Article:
Baylor University Melissa Gruver J.T. Snipes Kathryn Wheatley The Year of the Personal Computer:How Technology has Revolutionized Student Affairs StudentAffairs.com 2008 Case Study Competition
Technology is Ever Changing… Retrieved from http://www.youtube.com/watch?v=axH00N_fb5Q
Welcome McApple College Student Affairs Staff! AGENDA • Icebreaker • A Day in the Life of a College Student • A Brief History of Information Technology • Digital Natives vs. Digital Immigrants • Student DevelopmentTheory • 5 Areas of Service Affected by Technology • The Future of Technology in Student Affairs
Icebreaker Using only your cell phone, find the current weather conditions in Istanbul. You may work with one other person. When you find the answer, send it via text message to 555-555-5555. You have 3 minutes
Icebreaker Debrief • And the winner is… 30 Degrees F, Snow • Ways of finding the answer: • Calling a friend and asking them to look up the answer online • Using the Media Mall to connect to your phone’s Internet browser • Texting “weather Istanbul” to GOOGLE (466453) • Using a weather application on your phone Can you think of other ways? Our students can! We asked 25 students to participate in this exercise and they found the answer in an average of 63 seconds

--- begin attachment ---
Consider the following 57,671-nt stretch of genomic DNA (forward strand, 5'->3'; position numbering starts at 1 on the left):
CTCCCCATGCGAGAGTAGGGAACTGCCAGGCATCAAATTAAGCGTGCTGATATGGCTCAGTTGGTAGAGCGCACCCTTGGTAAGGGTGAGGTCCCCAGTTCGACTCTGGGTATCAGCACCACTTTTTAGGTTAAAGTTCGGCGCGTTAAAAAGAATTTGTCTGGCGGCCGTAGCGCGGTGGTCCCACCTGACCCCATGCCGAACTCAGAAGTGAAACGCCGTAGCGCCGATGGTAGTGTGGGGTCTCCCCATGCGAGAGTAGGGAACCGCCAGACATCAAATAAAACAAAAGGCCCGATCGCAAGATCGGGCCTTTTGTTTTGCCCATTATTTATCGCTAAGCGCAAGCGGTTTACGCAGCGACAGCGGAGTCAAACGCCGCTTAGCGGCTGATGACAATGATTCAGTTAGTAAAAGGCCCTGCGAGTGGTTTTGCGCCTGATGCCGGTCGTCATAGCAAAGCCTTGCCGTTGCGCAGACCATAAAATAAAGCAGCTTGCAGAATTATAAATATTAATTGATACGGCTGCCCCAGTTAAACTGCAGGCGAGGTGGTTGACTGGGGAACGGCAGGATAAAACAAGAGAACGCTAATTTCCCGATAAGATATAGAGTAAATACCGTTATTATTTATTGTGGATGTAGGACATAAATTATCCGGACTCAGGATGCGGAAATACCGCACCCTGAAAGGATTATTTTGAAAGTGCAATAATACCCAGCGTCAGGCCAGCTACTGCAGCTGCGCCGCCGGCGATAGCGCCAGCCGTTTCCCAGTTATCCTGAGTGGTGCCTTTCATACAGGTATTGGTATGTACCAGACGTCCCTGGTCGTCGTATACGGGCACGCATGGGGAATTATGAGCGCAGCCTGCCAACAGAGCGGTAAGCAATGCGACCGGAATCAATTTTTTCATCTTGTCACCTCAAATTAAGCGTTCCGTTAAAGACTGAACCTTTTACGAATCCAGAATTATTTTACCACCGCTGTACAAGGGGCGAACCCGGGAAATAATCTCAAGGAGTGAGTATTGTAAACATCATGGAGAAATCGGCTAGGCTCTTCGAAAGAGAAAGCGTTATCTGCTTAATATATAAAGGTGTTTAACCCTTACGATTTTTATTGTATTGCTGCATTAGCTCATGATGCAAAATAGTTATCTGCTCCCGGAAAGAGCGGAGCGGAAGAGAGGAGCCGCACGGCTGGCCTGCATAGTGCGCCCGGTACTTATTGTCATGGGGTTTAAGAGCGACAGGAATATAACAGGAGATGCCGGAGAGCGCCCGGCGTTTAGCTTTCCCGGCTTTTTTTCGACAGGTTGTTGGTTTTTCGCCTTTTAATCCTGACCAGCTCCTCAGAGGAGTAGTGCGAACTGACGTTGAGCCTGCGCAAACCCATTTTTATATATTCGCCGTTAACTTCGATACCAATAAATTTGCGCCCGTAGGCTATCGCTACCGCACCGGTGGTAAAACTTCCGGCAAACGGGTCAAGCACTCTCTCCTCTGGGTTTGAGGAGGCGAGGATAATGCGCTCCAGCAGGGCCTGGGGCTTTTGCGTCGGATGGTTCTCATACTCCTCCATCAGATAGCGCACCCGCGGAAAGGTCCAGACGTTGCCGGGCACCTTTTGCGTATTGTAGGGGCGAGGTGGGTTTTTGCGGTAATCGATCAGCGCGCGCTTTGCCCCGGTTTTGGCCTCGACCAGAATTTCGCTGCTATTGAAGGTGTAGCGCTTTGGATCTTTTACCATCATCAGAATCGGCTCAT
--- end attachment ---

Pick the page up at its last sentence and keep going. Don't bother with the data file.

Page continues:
A Day in the Life of a Typical College Student • Wake up using a digital alarm clock • Utilize handheld-vibrating electric toothbrush • Check email, Instant Message, Facebook, News, Sports, Weather (all at same time!) • Play video games & watch digitally recorded television • Check Blackboard to get updated on all course assignments and information • Text message classmate about last night’s homework • Walk to class listening to MP3 player
A Brief History of Information Technology (Komives & Woodward 2003)
The Personal Computer…and Beyond The technology that was invented for the personal computer helped to pave the way for other technologies that have revolutionized students’ lives. http://laughingsquid.com/wp-content/uploads/techno_tuesday_halloween.gif
College Students as Digital Natives • Digital natives are native speakers of the digital language of computers, video games, and the Internet (Prensky 2001). • College students today have grown up surrounded with technology. Due to their experiences with technology, students have different learning styles than previous generations. • “Our students have changed radically. Today’s students are no longer the people our educational system was designed to teach” (Presnky 2001).